At the beginning of the novel the president is on the verge of announcing this revolutionary new technology, but Tall Tree insists on waiting until Whitehead can be contacted and afforded the honor he deserves as the proponent of the Portals system, thereafter to be known as Adam21. But Whitehead, now in retirement and fearful of succumbing to Alzheimers as several of his ancestors, has retreated to his remote cabin near Mount McKinley, determined to end his days (even if it is by his own hand) amongst the majesty of the land he has loved for so long. The destinies of all the other characters are also tied to this area of land on Caribou Creek, and Hayes jumps back and forth to their stories until they all converge one fateful, foggy night.

As mentioned previously, the novel Moby Dick is referenced several times during the course of the book, and not only by Ruben Sanchez. It is also one of the books read by Sara Spencer Peek on the long wagon-train trip from Ohio to California, as well as by her descendant Vincent Terrell as he, his girlfriend, and his niece drive from Texas to Alaska. They are inspired to do so after reading about Sara's feelings about the book in her journal they discover in Vince's sisters' safe deposit box following her untimely death in a fire. I tried reading it once myself but never finished it; it struck me as unecessarily complicated and obscurely allegorical, and more famous simply because English teachers said it was great rather than for its actual merits. After reading what Hayes has to say about it though, I will probably give it another chance one of these days.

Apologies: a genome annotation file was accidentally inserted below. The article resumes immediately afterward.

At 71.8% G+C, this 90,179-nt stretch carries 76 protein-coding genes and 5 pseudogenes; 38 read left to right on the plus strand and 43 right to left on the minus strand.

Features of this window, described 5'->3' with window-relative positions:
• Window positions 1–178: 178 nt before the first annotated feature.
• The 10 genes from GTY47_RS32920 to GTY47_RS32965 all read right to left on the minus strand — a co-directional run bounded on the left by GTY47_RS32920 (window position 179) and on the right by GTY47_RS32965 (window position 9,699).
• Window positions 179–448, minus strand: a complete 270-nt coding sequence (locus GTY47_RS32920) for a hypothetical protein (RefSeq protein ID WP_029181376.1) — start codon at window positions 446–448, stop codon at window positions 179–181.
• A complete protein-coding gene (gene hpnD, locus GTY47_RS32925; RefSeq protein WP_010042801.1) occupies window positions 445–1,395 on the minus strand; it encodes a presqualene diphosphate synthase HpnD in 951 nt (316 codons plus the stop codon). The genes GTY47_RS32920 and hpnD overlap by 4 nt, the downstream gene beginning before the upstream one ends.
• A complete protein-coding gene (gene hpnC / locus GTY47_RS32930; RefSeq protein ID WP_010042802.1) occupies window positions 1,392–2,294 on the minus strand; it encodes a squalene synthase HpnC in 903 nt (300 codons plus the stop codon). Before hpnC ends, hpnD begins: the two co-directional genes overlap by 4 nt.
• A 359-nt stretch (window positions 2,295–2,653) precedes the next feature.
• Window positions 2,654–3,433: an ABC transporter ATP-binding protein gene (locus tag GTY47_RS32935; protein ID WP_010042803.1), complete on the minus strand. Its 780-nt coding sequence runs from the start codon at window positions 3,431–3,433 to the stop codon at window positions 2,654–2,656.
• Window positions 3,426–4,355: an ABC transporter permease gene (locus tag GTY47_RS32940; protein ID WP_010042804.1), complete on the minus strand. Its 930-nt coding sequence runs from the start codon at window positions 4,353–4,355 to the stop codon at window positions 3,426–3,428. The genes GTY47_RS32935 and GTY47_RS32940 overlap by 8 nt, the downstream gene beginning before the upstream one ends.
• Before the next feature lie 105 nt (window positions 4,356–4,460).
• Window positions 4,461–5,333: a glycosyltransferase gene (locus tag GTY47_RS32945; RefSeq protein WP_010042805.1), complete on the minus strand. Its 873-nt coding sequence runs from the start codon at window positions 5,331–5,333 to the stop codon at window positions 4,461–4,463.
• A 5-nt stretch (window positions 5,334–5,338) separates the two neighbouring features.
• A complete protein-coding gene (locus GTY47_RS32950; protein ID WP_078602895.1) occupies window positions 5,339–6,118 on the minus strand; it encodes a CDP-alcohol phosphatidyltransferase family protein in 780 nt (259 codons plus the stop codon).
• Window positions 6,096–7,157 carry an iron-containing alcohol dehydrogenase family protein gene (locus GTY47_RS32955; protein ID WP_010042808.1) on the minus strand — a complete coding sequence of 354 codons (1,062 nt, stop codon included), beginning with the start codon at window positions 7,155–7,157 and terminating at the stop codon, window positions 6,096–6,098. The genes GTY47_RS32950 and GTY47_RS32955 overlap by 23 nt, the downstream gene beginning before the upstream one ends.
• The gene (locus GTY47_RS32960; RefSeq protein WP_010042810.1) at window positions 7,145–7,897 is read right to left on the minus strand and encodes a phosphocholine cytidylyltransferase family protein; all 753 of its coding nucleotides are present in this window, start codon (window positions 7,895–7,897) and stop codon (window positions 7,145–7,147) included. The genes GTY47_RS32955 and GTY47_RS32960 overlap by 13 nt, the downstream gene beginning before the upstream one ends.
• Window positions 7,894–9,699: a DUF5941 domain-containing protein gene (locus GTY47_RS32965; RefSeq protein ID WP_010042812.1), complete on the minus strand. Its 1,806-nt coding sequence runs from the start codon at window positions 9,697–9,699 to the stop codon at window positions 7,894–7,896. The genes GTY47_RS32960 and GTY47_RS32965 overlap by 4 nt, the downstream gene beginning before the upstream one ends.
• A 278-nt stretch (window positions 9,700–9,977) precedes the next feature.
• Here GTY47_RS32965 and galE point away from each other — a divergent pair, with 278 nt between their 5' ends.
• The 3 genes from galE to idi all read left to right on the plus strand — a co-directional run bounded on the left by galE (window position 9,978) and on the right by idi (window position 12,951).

One of the major elements stressed by Hayes is that of fate, even though the character of Sanchez scoffs at the notion. Personally, my opinion of the matter would coincide more with that skepticism rather than with the conclusion that our destinies are somehow fore-ordained, no matter how the situation may look on the surface. Whenever I read of such a notion I am reminded of a lyric by my favorite song-writer, Phil Ochs, from his "Talking Vietnam Blues" - "Thank God for coincidence!"